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New York Fleet Week, the Movie

“I feel like I’m in a movie right now,” Petty Officer Third Class Ayanna Crawford said last weekend as she navigated the bow tie of Times Square, with its hordes of panhandlers costumed as Elmo, Minnie Mouse and Spider-Man. “I’m in culture shock.”

Petty Officer Crawford, 20, who serves on the Wasp-class amphibious assault vessel U.S.S. Bataan, had cruised into town with a fellow crew member, Airman Kobe Brents, 22, and many of the roughly 2,300 sailors, Marines and Coast Guard members who alight in New York each Fleet Week for a weeklong annual celebration of those who serve and protect the United States at sea.

Held nearly every year since 1984, Fleet Week often has the unintended effect of reminding even the most jaded of locals that the gritty and complicated place they call home remains a peerless backdrop for what can sometimes seem like an never-ending cinematic reel. It was the film director Milos Forman who was reputed to have termed New York “the only city which in reality looks better than on postcards.”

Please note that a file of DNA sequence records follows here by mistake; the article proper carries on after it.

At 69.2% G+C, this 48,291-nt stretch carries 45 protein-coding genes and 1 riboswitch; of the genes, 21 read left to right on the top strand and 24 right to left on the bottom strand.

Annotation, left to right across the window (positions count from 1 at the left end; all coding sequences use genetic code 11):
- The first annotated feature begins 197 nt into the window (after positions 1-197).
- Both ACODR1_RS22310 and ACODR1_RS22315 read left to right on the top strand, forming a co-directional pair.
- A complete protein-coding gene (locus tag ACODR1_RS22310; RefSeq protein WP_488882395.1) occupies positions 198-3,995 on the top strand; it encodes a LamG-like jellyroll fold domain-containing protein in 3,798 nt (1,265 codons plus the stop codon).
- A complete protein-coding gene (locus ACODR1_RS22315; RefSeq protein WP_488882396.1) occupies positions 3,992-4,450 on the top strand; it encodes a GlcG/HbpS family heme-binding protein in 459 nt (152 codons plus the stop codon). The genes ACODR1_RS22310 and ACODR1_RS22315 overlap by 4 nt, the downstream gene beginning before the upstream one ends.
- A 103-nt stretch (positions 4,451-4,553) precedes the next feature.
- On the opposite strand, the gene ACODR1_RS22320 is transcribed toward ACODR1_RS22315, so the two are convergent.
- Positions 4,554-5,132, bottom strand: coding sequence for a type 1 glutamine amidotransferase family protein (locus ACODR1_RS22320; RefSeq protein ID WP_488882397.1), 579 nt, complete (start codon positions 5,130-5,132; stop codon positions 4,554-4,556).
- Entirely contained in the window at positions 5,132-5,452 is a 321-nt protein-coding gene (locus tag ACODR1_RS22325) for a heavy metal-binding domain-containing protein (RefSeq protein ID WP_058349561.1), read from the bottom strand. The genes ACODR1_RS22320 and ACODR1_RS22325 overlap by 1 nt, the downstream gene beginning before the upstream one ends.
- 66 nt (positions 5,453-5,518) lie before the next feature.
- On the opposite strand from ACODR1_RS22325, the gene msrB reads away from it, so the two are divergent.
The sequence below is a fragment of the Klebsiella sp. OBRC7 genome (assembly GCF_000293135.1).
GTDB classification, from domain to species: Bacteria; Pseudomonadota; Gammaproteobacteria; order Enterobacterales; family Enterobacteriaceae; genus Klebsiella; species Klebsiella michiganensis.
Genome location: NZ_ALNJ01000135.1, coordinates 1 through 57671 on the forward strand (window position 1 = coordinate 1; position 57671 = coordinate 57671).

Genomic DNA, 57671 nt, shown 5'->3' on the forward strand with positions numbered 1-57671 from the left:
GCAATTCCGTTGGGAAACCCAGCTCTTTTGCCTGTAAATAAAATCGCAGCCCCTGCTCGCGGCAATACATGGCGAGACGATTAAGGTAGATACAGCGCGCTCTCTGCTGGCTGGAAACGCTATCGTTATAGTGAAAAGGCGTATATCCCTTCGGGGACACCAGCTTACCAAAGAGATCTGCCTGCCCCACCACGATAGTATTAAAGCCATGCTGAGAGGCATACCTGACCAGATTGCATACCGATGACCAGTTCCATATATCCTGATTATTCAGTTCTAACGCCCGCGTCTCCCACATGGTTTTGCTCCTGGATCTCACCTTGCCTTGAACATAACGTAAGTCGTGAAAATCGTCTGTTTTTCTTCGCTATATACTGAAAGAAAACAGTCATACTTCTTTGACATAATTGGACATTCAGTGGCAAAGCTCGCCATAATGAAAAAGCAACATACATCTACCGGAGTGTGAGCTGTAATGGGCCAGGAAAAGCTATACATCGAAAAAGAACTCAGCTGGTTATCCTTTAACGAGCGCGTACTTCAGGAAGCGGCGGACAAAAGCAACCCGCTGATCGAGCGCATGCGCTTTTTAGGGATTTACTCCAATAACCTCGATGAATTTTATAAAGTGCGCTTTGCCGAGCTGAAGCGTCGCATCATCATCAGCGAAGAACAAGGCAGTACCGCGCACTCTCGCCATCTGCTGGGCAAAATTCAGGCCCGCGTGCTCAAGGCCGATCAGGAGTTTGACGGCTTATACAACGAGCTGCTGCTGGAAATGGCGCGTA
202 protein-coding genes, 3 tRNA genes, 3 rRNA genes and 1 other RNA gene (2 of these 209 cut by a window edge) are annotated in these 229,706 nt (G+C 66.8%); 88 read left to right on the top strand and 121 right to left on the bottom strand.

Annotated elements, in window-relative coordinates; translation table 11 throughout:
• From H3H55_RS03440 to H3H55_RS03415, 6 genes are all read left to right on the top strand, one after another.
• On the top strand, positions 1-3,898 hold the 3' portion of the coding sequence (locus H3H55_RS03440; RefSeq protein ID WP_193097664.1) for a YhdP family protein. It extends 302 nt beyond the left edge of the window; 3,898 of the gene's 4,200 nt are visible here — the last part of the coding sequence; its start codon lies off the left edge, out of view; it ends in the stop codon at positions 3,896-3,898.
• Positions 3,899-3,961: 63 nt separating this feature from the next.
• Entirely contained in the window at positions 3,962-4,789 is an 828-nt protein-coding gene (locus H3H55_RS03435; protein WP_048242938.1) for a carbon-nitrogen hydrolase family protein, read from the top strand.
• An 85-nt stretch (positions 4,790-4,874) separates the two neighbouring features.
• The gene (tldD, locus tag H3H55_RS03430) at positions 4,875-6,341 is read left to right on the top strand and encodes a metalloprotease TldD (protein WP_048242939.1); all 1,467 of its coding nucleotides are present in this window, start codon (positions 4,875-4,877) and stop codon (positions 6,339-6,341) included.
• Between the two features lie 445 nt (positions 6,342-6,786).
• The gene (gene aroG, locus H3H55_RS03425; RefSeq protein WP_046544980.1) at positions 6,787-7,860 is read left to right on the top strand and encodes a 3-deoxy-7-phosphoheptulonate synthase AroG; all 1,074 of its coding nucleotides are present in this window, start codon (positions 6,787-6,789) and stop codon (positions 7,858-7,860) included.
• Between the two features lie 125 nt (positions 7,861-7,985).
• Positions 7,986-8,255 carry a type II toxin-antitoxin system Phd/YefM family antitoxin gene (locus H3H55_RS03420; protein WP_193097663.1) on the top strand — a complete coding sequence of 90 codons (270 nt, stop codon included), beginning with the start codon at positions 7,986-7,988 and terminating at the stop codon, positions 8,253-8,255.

Clockwise from top left: Ayanna Crawford and Kobe Bennett; two sailors wearing Naval Academy rings; an obligatory Theater Row selfie; and midshipmen in their whites. Credit…Dolly Faibyshev for The New York Times

He might have added that it is also a city that, perhaps more than any other, is conscious of starring in its own movie. This is never clearer than when Manhattan fills up overnight with thousands of crisply uniformed sailors looking like extras from “On the Town.”

For Petty Officer Crawford, who accessorized her regulation whites with a chic black Valentino shoulder bag bought while on leave in Cyprus (“It’s a real one,” she said), what most surprised her about a city she was visiting for the first time was the variety of stuff people wear on its streets — and equally what they do not.

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